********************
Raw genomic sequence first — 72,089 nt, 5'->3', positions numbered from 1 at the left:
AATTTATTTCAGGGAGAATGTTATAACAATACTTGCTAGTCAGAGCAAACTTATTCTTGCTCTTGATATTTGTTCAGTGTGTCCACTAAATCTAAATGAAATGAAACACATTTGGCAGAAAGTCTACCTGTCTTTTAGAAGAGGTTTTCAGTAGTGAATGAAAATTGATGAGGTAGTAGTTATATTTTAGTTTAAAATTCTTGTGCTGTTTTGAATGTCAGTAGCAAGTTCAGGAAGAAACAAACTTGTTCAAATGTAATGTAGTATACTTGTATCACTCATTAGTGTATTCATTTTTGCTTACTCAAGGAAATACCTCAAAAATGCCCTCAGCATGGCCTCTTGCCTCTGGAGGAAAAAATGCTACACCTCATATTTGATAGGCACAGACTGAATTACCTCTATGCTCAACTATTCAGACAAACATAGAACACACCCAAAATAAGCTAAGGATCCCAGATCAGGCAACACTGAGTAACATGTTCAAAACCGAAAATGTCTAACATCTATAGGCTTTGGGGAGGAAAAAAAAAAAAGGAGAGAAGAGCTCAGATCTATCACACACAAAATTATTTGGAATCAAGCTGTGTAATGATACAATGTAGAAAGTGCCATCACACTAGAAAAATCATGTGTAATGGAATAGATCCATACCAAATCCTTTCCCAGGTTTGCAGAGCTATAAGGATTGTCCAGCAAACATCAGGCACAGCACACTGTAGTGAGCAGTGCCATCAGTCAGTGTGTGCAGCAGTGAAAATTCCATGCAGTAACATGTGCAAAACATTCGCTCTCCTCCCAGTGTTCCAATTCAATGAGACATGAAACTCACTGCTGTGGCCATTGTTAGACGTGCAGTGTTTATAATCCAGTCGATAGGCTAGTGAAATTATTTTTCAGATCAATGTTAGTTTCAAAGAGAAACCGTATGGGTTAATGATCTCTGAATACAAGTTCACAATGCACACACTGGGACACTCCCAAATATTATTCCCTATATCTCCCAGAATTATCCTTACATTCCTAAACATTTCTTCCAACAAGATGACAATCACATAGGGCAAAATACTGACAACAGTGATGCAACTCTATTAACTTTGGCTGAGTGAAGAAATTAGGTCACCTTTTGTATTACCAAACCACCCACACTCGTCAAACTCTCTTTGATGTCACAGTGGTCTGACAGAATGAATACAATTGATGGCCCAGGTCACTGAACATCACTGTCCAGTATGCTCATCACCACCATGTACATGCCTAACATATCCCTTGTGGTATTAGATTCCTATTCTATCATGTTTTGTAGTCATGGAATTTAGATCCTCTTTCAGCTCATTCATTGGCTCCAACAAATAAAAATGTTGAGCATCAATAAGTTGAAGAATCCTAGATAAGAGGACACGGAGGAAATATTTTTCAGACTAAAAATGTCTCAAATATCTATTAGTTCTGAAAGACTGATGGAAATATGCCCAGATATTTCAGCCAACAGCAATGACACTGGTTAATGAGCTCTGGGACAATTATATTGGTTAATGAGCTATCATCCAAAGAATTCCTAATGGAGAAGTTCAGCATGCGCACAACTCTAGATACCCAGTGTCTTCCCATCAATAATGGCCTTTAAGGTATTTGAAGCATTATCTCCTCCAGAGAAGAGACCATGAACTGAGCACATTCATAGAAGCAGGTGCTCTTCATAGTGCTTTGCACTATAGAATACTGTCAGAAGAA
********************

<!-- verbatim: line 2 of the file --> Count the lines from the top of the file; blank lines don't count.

AATTTATTTCAGGGAGAATGTTATAACAATACTTGCTAGTCAGAGCAAACTTATTCTTGCTCTTGATATTTGTTCAGTGTGTCCACTAAATCTAAATGAAATGAAACACATTTGGCAGAAAGTCTACCTGTCTTTTAGAAGAGGTTTTCAGTAGTGAATGAAAATTGATGAGGTAGTAGTTATATTTTAGTTTAAAATTCTTGTGCTGTTTTGAATGTCAGTAGCAAGTTCAGGAAGAAACAAACTTGTTCAAATGTAATGTAGTATACTTGTATCACTCATTAGTGTATTCATTTTTGCTTACTCAAGGAAATACCTCAAAAATGCCCTCAGCATGGCCTCTTGCCTCTGGAGGAAAAAATGCTACACCTCATATTTGATAGGCACAGACTGAATTACCTCTATGCTCAACTATTCAGACAAACATAGAACACACCCAAAATAAGCTAAGGATCCCAGATCAGGCAACACTGAGTAACATGTTCAAAACCGAAAATGTCTAACATCTATAGGCTTTGGGGAGGAAAAAAAAAAAAGGAGAGAAGAGCTCAGATCTATCACACACAAAATTATTTGGAATCAAGCTGTGTAATGATACAATGTAGAAAGTGCCATCACACTAGAAAAATCATGTGTAATGGAATAGATCCATACCAAATCCTTTCCCAGGTTTGCAGAGCTATAAGGATTGTCCAGCAAACATCAGGCACAGCACACTGTAGTGAGCAGTGCCATCAGTCAGTGTGTGCAGCAGTGAAAATTCCATGCAGTAACATGTGCAAAACATTCGCTCTCCTCCCAGTGTTCCAATTCAATGAGACATGAAACTCACTGCTGTGGCCATTGTTAGACGTGCAGTGTTTATAATCCAGTCGATAGGCTAGTGAAATTATTTTTCAGATCAATGTTAGTTTCAAAGAGAAACCGTATGGGTTAATGATCTCTGAATACAAGTTCACAATGCACACACTGGGACACTCCCAAATATTATTCCCTATATCTCCCAGAATTATCCTTACATTCCTAAACATTTCTTCCAACAAGATGACAATCACATAGGGCAAAATACTGACAACAGTGATGCAACTCTATTAACTTTGGCTGAGTGAAGAAATTAGGTCACCTTTTGTATTACCAAACCACCCACACTCGTCAAACTCTCTTTGATGTCACAGTGGTCTGACAGAATGAATACAATTGATGGCCCAGGTCACTGAACATCACTGTCCAGTATGCTCATCACCACCATGTACATGCCTAACATATCCCTTGTGGTATTAGATTCCTATTCTATCATGTTTTGTAGTCATGGAATTTAGATCCTCTTTCAGCTCATTCATTGGCTCCAACAAATAAAAATGTTGAGCATCAATAAGTTGAAGAATCCTAGATAAGAGGACACGGAGGAAATATTTTTCAGACTAAAAATGTCTCAAATATCTATTAGTTCTGAAAGACTGATGGAAATATGCCCAGATATTTCAGCCAACAGCAATGACACTGGTTAATGAGCTCTGGGACAATTATATTGGTTAATGAGCTATCATCCAAAGAATTCCTAATGGAGAAGTTCAGCATGCGCACAACTCTAGATACCCAGTGTCTTCCCATCAATAATGGCCTTTAAGGTATTTGAAGCATTATCTCCTCCAGAGAAGAGACCATGAACTGAGCACATTCATAGAAGCAGGTGCTCTTCATAGTGCTTTGCACTATAGAATACTGTCAGAAGAA